Humbled Stephenson Back with Bird, Pacers
The text messages are still sitting there on Lance Stephenson's phone, dozens of them, dating all the way back to his rookie season with the Pacers a lifetime ago.
They came from Larry Bird, part of the two-way correspondence between the two that probably could be compiled into a book. It would be a tale of friendship, trust, mentoring, a real-life bro-mance that goes beyond the traditional formal relationship between a player and team president.
"I have them all," Stephenson says. "Neither of us ever changed our number."
They don't need to text now, although they still might. Stephenson is back home again in Indiana — he's the one who keeps referring to it as "home" despite being from the mean streets of Brooklyn — and can talk with Bird face to face if he wants. Bird's office is practically on top of the Pacers' locker room, one floor above. He attends all the team's practices and is a frequent visitor to the locker room on off-days.
For Stephenson, it feels like a welcome reunification after a difficult breakup and gradual reconciliation, a career-reviving, if not career-saving event. For Bird, it's more like something that was likely to happen eventually, but the timing had to be right.
And, man, was it ever right.
Stephenson had been lost at sea for three years, floundering on the waves of the whims of NBA executives, lapping ashore occasionally, only to be cast back out to the waters. He had played for Charlotte, signing a free agent contract after his marketplace value was overestimated and his representatives had rejected the Pacers' every-nickel-we-have-offer. He had been traded to the Clippers. He had been traded to Memphis. He had signed with New Orleans, suffered an injury, and been waived. He had signed two 10-day contracts with Minnesota, suffered two more injuries, and was released again.
He had found a semi-comfortable fit only in Memphis, where he was traded on Feb. 18 last year. Injuries forced him into the playing rotation and he responded, scoring a career-high 33 points in one game, and surpassing 20 three other times. His final game with the Grizzlies, he scored 26 points in a playoff series-ending loss to San Antonio.
Even then, the Grizzlies didn't attempt to re-sign him before the start of this season. Stephenson had one year left on his contract for $9 million, at a team option. The Grizzlies could have released him, waited for him to clear waivers, and then signed him to whatever deal they wanted to offer. They didn't. New Orleans signed him, but released him on Nov. 7 after he suffered a groin injury that required surgery.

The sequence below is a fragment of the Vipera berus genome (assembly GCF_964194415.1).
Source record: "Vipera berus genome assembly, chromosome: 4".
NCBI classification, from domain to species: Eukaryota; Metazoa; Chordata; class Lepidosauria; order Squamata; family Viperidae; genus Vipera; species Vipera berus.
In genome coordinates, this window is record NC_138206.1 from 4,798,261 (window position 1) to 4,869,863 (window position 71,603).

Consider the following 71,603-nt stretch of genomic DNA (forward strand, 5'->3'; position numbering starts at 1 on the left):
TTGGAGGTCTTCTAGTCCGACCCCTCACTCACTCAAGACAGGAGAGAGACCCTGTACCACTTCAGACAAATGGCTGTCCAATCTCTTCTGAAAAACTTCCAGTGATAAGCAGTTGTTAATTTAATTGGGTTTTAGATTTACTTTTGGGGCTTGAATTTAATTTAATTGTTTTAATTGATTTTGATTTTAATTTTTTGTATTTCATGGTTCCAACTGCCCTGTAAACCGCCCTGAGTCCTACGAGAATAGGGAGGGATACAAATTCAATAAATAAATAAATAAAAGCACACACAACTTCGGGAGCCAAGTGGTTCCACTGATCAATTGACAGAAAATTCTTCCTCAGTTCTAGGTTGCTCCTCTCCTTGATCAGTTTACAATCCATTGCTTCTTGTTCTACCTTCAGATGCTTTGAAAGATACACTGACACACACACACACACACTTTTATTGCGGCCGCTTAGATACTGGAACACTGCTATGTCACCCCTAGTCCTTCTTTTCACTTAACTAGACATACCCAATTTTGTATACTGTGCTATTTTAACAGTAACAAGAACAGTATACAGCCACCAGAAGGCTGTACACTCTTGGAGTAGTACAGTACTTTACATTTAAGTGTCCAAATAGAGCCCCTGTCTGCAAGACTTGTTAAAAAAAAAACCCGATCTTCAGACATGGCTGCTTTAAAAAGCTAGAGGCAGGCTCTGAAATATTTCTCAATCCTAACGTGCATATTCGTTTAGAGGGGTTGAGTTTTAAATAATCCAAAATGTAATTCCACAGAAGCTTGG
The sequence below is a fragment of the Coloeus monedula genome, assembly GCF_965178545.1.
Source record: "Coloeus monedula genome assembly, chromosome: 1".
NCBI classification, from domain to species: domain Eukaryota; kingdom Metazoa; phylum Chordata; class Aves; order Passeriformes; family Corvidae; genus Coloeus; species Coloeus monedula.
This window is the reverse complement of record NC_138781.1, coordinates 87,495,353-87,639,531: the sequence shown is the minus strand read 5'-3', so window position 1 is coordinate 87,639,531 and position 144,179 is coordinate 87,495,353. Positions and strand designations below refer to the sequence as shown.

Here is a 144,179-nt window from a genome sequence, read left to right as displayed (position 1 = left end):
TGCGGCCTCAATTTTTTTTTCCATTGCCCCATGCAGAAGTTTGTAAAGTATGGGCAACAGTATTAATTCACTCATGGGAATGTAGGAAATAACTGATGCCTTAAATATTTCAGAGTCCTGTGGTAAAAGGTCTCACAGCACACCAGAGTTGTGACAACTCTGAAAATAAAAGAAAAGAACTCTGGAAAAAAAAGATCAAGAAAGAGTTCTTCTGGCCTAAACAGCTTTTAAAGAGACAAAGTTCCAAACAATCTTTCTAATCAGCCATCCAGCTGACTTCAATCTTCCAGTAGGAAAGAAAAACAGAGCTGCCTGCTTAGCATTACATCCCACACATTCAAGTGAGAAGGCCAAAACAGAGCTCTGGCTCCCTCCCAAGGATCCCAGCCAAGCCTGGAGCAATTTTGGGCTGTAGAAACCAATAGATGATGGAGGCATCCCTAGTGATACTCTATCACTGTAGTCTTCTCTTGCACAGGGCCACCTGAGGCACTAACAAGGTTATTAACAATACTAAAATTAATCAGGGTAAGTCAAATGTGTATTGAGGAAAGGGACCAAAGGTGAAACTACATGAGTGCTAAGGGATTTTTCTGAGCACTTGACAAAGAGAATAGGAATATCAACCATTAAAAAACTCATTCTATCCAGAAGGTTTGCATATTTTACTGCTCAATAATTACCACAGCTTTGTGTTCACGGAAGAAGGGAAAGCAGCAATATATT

He was adrift for three months, until Minnesota gave him a 10-day contract.
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"Stuff like that can bring your confidence down," Stephenson says. "I went from being traded twice to being a free agent again and being on the minimum in New Orleans, then getting cut and then doing 10 days. I thought, 'Man, I can't be that bad. I know I can help a team. You're telling me I can't do nothing?'"
Bird could have sat back, smiled smugly and said one big, fat "I told you so" to himself, or for that matter to the world while all this was going on. After all, he had practically rescued the rough-around-the-edges kid from New York, taking him in the second round of the 2010 NBA Draft after just one uneventful season at the University of Cincinnati, and had nurtured him through four seasons with the Pacers. Stephenson blossomed amid the Pacers' patience and nurturing, becoming a starter on two teams that reached the Eastern Conference Finals, and, in his final season, nearly making the All-Star team, producing a league-high five triple-doubles and finishing as runner-up in the Most Improved Player voting.
It seemed a slam-dunk that Stephenson would return to the Pacers in free agency. He talked openly of his affection for Bird. And Bird had made clear his desire, too. Presiding over the press conference to announce the re-signing of Paul George, he had spotted Stephenson at the back of the audience and said something along the lines of, "Don't worry, Lance, you'll be up here next year with your daddy."